Unfortunately, this is the last we’ll see of Ephron in the series, leaving the role of rebel girl primarily to Cindy, the only married woman of the bunch whose husband, Lenny (Andy Kelso), has given her a year to work at News of the Week and get started on a book before expecting her to focus solely on her wifely duties (read: churning out a baby). Something of the Peggy Olson of the bunch (and not just because of her natural dowdiness), Cindy is especially under appreciated at the outset of the show. Unlike Patti and Jane, who have their two male co-workers that double as romantic interests, Doug Rhodes (Hunter Parrish) and Sam Rosenberg (Daniel Eric Gold), respectively, Cindy has no one to pay attention to her–to serve as her partner in crime. That is, until one of the photographers, Ned (Michael Oberholtzer), takes a shine to her–a very noticeable shine that manifests into a full-blown affair à la Joan Holloway and Roger Sterling–though Cindy and Ned are neither half as attractive or influential in the workplace.

As Patti comes to terms with the fact that Doug will probably never accept or understand her aspirations to become a real reporter, it harkens back to Don (and pretty much everyone else) balking at Betty for pursuing psychology, or Pete balking at Peggy for pursuing copywriting or Joan being bought as a prostitute in order to land a valuable client for the agency. And as Jane, channeling the Joan role as well, convinces herself that working is just a temporary detour on her way to getting engaged–she’s saved her virginity and everything for him–she is soon forced to realize that she’s perhaps the most feministic of them all, joining in at full force on lead lawyer Eleanor Holmes Norton’s (Joy Bryant) rapidly mounting, ACLU-backed case.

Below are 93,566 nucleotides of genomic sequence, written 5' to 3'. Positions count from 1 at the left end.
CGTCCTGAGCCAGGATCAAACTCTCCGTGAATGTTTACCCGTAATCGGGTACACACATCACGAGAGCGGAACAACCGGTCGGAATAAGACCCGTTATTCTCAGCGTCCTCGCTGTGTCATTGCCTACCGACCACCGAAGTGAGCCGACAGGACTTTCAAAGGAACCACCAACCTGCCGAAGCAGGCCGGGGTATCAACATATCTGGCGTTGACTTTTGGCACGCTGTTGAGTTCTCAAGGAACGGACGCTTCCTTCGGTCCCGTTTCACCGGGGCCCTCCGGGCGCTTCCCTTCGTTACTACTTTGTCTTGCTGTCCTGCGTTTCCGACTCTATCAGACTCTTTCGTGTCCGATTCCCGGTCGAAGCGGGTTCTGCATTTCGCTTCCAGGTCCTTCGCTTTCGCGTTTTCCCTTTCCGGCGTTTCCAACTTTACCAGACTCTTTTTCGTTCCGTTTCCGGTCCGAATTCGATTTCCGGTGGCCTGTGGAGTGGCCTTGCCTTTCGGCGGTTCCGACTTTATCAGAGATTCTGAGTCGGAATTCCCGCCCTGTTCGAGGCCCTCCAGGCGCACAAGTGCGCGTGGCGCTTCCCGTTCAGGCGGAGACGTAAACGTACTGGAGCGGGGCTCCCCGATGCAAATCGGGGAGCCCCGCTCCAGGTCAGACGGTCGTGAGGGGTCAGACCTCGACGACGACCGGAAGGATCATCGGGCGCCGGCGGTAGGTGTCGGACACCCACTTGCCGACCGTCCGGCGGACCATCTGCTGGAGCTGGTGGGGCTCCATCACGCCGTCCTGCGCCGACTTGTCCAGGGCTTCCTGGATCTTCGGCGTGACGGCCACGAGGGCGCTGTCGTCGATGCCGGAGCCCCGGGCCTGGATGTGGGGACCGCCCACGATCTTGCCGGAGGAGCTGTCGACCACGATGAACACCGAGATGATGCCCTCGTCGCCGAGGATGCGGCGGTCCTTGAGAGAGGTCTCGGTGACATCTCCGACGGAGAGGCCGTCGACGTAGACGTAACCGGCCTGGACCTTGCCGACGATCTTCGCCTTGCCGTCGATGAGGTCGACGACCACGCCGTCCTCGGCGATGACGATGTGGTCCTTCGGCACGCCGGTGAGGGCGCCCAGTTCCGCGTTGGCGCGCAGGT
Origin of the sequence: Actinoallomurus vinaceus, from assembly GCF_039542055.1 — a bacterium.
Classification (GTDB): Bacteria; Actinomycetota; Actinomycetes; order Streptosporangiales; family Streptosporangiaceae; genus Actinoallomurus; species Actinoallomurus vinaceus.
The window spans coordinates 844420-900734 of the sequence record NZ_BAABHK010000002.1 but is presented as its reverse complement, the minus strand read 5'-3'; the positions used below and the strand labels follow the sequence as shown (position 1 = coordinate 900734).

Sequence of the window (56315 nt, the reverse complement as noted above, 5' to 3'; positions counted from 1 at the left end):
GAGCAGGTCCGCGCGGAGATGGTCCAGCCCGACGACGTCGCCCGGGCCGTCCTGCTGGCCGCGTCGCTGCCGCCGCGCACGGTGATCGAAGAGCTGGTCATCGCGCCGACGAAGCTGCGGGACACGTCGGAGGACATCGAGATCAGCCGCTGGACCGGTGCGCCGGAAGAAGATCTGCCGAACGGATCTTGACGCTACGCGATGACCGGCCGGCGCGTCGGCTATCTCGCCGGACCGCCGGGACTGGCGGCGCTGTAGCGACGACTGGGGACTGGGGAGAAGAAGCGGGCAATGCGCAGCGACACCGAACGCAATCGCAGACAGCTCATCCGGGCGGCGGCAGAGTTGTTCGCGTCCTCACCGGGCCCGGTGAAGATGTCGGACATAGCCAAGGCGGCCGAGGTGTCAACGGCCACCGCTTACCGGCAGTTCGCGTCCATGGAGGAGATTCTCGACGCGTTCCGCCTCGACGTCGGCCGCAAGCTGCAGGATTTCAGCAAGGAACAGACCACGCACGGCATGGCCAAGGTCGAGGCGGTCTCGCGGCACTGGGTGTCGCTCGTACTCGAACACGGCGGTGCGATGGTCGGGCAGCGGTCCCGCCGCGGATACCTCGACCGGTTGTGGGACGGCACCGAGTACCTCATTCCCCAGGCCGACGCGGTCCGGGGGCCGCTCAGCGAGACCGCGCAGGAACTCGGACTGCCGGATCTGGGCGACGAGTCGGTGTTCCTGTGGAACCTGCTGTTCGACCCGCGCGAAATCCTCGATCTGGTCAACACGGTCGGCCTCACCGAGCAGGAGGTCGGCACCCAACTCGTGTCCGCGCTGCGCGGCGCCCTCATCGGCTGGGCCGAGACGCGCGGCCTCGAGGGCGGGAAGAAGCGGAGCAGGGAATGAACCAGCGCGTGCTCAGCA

It is also in this manner, with characters that started out expressing a staunch view on one extreme shifting to the other, that makes Good Girls Revolt very much akin to the trajectory of the Mad Men plot, which is given an adequate amount of time to display the dramatic arcs of Don, Joan, Peggy, Betty, Roger and Sally, among others.

With primary issues of the day–including Altamont, the U.S. Postal Service strike and the Black Panther movement–explored in every episode via the painstaking research each woman must do for less pay than their male counterparts, we’re given both historical and emotional context that lends a winsome quality to even the least likable of the bunch (which is probably Cindy’s husband, Lenny–then followed closely by Ned, after the way he treats Cindy in the wake of her marriage abandonment).

Though the sexual harassment and prejudice of the era is supposed to feel like a thing of the past that we’ve moved on from, it, in actuality, feels more pertinent than ever, what with our “president-elect” now famed for saying, “Grab her by the pussy” with regard to how to “get” a woman. This is just one of the many reasons it’s a near-tragedy that Good Girls Revolt has been cancelled by Amazon, the vote of which was made without the input of any women. It begs the question, have we come as far as we think since the time of Newsweek‘s discrimination?